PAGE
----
Liberty Oil Co. - Ruling 2, May 2, 1996
Ruling 2, May 2, 1996
STATE OF NEW YORK : DEPARTMENT OF ENVIRONMENTAL CONSERVATION
In the Matter of the Alleged Violations of Article 23 of the New York State Environmental Conservation Law and Parts 551 and 555 of Title 6 of the Official Compilation of Codes, Rules and Regulations of the State of New York,
DEC No. D9-A113-94-12
LIBERTY OIL, HOGAN ENERGY, INC. WILLIAM F. HOGAN, and CARL H. ROBERTS,
RULINGS ON MOTIONS TO DISMISS AND TO AMEND COMPLAINT
The motion of respondent, William F. Hogan, dated February 8, 1996 seeks a dismissal of this enforcement proceeding or alternatively a summary order in his favor on the grounds that it fails to state a cause of action because ECL . 23-0305(8)(e) provides for operator rather than owner responsibility, is untimely and, as a matter of law, respondent Hogan has had no responsibility related to the subject wells since 1986. The motion is denied on the grounds that the Department staff has met the requirements of pleading pursuant to 6 NYCRR . 622.3.
As set forth in my ruling in the Matter of Daggett Oil Co, et al (March 20, 1996), Part 550 provides for owner responsibility with respect to violations alleged by staff and it is not within the province of the administrative hearing process to determine whether the agency has exceeded its authority in promulgating these regulations. With respect to the claim of delay, the respondent has failed to set forth any circumstances indicating that he has been prejudiced by any delays in these proceedings. Finally, because the applicable regulations require an owner to maintain financial surety for plugging of wells until a transferee has provided acceptable surety to the Department, I cannot find that as a matter of law, the respondent Hogan is entitled to a summary decision in his favor. 6 NYCRR . 551.4(c).
The staff has moved to amend its complaint to add three causes of action based upon alleged violations of 6 NYCRR .. 551.2, 555.1 and 555.4 relating to failure to provide annual production reports, plugging and abandonment and restoration. I grant this motion on the grounds that the proposed amended complaint conforms to the factual contentions previously put forth by the Department and does not prejudice the respondent. However, I note the substantial increase in the proposed penalty and remind staff that it will have to present proof of the propriety of this amount pursuant to the Department's Civil Penalty Policy (June 20, 1990).
The staff commenced this enforcement proceeding in December 1994 and January 1995 with the service of a Notice of Motion for Order Without Hearing and supporting papers. Respondent Roberts submitted an answer dated January 3, 1995. Liberty Oil, Hogan Energy, Inc. and William F. Hogan submitted responding affidavits signed by William F. Hogan and dated February 1, 1995. By ruling dated March 14, 1995, Administrative Law Judge William J. Dickerson denied the staff's Motion for Order without Hearing on the grounds that staff had provided insufficient information on the status of the abandoned well, staff had submitted insufficient support for the claim that wells capable of commercial production had been shut-in for more than one year without Department authorization and the respondents presented facts in contest with those in the complaint.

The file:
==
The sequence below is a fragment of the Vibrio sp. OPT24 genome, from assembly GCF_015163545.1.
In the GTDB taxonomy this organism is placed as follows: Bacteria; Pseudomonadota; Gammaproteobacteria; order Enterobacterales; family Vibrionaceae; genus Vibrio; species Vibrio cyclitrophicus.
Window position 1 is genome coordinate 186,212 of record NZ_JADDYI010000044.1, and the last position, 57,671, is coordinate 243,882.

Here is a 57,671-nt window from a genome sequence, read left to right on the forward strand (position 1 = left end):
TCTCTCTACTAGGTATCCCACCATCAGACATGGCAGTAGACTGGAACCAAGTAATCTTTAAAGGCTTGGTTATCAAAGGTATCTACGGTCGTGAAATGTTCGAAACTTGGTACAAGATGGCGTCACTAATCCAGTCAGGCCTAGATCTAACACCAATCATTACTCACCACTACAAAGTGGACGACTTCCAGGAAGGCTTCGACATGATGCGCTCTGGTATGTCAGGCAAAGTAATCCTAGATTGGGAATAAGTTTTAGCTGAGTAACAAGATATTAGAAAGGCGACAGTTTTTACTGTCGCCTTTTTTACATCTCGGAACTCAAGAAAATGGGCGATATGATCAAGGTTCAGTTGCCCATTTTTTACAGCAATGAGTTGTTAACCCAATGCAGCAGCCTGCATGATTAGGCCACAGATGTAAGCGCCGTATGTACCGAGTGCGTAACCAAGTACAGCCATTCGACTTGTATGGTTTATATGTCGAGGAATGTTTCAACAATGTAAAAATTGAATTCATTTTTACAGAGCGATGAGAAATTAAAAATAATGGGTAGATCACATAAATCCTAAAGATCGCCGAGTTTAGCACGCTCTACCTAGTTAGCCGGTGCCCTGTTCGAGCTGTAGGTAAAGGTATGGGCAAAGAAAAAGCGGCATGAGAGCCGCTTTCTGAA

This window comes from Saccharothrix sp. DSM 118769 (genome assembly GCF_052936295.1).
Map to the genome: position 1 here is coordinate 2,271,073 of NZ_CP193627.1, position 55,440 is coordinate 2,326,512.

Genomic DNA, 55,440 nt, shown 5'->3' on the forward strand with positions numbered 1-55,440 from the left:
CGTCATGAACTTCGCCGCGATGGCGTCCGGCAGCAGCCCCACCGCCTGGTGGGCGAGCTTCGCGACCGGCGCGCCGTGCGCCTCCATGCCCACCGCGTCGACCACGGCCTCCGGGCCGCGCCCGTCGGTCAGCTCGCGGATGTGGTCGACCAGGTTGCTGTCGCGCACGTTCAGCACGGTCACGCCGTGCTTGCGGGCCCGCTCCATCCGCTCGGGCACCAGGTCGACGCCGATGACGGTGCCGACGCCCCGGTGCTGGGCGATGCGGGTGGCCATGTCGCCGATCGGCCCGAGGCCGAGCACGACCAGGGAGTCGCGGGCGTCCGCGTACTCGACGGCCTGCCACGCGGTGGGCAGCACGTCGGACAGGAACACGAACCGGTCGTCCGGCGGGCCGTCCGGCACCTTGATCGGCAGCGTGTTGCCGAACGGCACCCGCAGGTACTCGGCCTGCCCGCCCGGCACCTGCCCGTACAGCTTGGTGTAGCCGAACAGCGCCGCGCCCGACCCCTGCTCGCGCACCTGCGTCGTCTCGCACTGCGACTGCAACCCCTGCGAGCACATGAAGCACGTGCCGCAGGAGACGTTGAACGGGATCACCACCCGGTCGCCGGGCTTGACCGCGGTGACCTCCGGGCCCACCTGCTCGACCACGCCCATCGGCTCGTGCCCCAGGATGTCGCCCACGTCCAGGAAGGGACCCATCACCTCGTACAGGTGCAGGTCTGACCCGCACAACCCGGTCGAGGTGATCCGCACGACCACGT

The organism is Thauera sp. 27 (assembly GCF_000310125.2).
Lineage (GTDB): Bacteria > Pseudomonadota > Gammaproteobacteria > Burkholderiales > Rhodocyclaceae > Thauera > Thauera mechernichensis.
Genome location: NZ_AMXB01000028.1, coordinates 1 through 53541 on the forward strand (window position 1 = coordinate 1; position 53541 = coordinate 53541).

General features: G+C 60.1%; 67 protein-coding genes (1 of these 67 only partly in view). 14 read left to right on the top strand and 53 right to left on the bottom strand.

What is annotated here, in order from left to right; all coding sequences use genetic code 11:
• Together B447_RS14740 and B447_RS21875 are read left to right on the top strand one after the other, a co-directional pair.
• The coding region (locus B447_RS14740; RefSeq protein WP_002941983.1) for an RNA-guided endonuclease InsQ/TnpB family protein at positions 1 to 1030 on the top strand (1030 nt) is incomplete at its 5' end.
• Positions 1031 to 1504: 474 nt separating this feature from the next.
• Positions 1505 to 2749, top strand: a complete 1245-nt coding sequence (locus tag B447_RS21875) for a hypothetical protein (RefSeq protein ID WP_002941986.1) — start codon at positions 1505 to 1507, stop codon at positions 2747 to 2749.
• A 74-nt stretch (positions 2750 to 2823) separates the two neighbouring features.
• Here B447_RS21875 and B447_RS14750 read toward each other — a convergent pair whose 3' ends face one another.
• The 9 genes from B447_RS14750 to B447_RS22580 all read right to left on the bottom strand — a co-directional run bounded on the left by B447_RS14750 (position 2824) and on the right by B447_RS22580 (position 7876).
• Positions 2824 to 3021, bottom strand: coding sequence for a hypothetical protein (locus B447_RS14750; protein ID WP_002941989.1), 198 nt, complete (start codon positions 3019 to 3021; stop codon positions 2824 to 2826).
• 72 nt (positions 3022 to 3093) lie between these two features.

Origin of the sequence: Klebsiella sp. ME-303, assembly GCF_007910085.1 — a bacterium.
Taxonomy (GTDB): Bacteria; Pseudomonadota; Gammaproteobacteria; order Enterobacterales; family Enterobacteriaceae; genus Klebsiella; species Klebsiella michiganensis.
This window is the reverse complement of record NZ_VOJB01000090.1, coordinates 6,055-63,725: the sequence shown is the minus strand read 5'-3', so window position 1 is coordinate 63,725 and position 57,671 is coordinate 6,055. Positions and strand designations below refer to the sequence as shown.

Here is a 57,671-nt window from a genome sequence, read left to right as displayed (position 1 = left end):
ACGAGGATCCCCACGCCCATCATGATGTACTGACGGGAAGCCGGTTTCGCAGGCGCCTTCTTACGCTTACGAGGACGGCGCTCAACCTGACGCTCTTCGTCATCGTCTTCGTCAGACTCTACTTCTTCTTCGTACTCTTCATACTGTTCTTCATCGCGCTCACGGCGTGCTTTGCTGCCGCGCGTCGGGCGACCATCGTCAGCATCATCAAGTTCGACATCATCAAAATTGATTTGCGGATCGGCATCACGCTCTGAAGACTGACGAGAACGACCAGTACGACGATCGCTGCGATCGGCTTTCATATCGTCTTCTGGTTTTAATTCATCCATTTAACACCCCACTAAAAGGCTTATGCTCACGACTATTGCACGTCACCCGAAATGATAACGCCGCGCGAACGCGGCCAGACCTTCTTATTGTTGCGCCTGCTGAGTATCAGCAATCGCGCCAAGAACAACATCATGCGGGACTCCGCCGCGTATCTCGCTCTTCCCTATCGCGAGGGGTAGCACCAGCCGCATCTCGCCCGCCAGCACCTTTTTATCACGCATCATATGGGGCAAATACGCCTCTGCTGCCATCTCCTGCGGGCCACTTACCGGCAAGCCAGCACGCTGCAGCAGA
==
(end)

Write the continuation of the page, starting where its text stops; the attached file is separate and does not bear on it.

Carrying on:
On February 5, 1996, I convened a conference call among the parties, at which time a schedule was set for exchange and filing of additional motion papers. The respondent William F. Hogan (Hogan) moved to dismiss the proceedings on or about February 8, 1996. The staff's papers in response to the motion to dismiss and also in support of its motion to amend were received by this office on March 25, 1996. On April 1, 1996, Mr. Gunner filed an affidavit in opposition to the motion to amend the complaint on behalf of respondents Hogan, Hogan Energy Oil, Inc. and Liberty Oil. On April 12, 1996, staff filed its reply and on May 1, 1996, Mr. Cahilly, who represents Carl H. Roberts, advised me that he would not be putting in a response to the staff's motion.
Respondent Hogan's Motion To Dismiss
Failure to State a Cause of Action
Respondent Hogan claims that the Department's allegations rest on provisions of Parts 551 and 555 that impose obligations on owners and that these requirements go beyond the scope of liability the Legislature set forth in Environmental Conservation Law (ECL) . 23-0305(8)(e). ECL . 23-0305(8)(e) authorizes the Department to plug an abandoned well when an owner or operator refuses to perform this obligation. ECL . 23-0305(8)(e) sets forth that the primary responsibility for plugging and for maintenance of financial surety is with the operator. Based upon this statutory language, respondent Hogan argues that the regulation providing for owner liability is ultra vires. 6 NYCRR . 551.4.